A Hudson Valley taxi may have been exposing riders to measles, health officials warn.

The Orange County Department of Health is advising residents of a potential measles exposure in a taxi in the Town of Monroe.

Residents who may have used Motty’s Taxi service from 12:30 to 4:30 p.m. on Wednesday, Nov. 14, may have been exposed to measles, officials say.

All taxi riders should monitor for signs and symptoms of measles through Dec. 5, according to the Orange County Department of Health.

Last week, Hudson Valley Post reported the Rockland County measles outbreak moved into Orange County.

In Rockland County, health officials have confirmed 75 cases of measles, in what is the biggest outbreak in the Empire State in decades.

Last month, it was reported an international traveler with measles visited multiple locations in Rockland and Westchester counties. Among the locations infected with measles was the Costco in Nanuet and Westchester Medical Center.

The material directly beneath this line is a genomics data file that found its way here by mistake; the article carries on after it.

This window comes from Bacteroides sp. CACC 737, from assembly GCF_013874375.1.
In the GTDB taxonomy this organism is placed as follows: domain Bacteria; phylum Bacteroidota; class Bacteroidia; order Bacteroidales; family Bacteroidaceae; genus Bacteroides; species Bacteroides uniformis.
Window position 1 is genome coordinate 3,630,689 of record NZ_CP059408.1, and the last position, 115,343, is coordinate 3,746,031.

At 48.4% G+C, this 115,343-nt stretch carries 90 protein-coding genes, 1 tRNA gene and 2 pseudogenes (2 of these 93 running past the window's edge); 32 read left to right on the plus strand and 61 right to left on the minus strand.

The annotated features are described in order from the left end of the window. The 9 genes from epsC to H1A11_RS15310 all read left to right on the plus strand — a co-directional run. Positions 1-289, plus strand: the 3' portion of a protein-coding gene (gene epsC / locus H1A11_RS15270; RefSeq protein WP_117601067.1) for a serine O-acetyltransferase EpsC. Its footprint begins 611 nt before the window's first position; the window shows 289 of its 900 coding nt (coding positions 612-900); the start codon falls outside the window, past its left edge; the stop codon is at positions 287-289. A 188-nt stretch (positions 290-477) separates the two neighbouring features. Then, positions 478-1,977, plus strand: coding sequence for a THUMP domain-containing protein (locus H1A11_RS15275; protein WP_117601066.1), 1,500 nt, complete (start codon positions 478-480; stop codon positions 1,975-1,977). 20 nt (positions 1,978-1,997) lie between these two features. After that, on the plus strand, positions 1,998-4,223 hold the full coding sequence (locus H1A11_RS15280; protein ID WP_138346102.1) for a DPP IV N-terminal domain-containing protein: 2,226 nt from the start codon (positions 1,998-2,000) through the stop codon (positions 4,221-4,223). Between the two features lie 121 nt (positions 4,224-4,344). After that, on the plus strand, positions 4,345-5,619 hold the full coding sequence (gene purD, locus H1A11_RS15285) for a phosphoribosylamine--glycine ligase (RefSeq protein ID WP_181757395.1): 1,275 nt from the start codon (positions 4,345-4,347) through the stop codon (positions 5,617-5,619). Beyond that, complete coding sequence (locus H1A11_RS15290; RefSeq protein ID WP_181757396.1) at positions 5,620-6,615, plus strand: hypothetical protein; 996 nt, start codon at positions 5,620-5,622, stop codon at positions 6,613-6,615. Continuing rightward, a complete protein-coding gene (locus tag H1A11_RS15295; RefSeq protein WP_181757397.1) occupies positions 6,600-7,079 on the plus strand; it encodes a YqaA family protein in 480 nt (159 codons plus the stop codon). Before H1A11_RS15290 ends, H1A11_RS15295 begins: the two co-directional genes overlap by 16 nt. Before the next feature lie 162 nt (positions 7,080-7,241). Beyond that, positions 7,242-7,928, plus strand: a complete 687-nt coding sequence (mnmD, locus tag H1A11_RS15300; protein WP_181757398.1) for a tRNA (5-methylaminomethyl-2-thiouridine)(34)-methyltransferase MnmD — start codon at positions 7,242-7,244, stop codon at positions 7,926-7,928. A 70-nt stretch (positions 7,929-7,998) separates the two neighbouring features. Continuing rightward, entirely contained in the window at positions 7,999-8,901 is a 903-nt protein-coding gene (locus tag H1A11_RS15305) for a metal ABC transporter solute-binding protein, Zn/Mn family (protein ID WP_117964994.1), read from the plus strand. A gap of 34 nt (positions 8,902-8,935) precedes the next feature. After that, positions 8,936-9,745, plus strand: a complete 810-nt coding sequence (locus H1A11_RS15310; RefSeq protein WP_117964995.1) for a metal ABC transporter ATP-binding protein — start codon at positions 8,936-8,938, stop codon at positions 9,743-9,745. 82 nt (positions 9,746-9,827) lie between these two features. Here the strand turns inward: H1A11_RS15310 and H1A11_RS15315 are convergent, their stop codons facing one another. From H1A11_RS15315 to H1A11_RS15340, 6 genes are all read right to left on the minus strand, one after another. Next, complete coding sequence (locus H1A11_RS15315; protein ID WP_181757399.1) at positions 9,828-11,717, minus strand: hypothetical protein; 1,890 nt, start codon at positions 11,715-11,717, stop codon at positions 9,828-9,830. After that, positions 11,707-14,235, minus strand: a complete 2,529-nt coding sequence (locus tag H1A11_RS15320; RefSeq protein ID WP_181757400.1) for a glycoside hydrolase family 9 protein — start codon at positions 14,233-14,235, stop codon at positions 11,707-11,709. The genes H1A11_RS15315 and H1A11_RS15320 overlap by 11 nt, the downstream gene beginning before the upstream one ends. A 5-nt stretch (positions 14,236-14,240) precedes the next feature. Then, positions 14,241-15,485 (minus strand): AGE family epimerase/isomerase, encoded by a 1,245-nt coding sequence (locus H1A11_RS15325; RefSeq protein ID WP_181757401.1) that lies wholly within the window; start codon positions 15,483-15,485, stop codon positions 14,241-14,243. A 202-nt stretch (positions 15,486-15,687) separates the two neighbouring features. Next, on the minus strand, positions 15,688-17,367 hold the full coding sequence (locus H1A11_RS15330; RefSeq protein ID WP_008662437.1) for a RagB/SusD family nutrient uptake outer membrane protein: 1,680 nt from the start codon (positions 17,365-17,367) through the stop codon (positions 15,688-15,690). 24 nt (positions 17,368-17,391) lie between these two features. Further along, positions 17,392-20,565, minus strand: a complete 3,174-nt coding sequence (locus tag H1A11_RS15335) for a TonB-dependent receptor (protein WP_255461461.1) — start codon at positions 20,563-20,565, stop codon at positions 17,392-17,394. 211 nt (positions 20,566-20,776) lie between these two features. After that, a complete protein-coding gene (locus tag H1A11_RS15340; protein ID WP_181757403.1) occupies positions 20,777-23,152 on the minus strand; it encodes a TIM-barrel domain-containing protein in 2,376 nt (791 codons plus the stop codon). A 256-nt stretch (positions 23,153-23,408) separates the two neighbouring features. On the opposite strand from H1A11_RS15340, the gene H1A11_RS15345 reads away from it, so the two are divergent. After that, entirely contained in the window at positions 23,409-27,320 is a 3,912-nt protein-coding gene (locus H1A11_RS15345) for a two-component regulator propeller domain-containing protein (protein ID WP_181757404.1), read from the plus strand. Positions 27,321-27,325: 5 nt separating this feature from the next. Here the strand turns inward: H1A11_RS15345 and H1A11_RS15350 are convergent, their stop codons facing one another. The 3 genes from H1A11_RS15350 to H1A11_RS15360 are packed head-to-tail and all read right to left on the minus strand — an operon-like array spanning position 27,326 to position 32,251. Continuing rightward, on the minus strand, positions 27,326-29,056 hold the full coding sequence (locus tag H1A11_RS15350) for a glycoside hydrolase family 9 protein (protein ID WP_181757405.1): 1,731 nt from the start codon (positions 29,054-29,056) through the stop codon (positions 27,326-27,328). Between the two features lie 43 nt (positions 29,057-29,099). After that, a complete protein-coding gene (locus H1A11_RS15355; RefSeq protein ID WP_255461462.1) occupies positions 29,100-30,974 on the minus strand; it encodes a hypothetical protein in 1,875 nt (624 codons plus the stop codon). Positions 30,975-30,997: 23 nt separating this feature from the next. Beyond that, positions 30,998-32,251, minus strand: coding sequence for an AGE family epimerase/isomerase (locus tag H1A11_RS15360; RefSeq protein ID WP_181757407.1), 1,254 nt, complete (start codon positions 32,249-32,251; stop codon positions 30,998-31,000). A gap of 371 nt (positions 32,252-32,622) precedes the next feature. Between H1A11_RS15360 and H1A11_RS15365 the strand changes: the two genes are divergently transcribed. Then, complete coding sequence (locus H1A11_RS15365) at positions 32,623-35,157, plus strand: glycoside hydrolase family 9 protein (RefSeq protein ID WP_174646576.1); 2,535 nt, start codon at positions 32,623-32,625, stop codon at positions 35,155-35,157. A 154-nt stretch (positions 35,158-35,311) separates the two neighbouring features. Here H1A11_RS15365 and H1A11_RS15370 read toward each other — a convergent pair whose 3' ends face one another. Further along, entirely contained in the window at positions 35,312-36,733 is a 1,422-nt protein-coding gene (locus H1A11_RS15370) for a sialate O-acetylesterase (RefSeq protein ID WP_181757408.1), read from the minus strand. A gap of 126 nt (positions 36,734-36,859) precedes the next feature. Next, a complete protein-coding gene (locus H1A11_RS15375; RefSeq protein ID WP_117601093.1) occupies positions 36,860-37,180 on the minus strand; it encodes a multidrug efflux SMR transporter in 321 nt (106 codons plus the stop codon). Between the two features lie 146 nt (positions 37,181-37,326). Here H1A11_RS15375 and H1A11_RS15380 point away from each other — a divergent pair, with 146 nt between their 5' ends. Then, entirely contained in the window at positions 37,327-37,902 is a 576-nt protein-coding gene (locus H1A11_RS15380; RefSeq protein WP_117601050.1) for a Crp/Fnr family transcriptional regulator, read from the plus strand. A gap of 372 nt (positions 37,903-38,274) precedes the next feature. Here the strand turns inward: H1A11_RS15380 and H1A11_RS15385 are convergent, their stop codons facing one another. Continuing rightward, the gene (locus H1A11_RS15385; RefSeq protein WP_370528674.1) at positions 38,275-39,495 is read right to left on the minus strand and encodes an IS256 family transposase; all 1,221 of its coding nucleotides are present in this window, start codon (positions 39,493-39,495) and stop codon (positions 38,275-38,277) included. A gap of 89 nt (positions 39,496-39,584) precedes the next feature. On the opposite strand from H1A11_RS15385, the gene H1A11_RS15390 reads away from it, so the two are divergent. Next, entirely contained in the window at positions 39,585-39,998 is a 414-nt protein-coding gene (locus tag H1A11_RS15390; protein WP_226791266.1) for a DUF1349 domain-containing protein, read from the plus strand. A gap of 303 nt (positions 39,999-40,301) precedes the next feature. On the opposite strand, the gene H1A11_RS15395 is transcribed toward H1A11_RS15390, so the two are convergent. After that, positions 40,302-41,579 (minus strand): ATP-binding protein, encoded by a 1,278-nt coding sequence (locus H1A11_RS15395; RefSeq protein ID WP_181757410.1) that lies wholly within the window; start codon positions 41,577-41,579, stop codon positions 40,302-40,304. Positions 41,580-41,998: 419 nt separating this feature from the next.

Measles is a highly contagious respiratory disease caused by a virus that is spread by direct contact with nasal or throat secretions of infected people. People first develop a fever, then often a cough, runny nose and watery eyes, followed by an appearance of a rash. People are considered infectious four days before to four days after the appearance of the rash.

Symptoms include a fever, rash, cough, conjunctivitis or a runny nose. Symptoms usually appear 10-12 days after exposure but may appear as early as 7 days and as late as 21 days after exposure.

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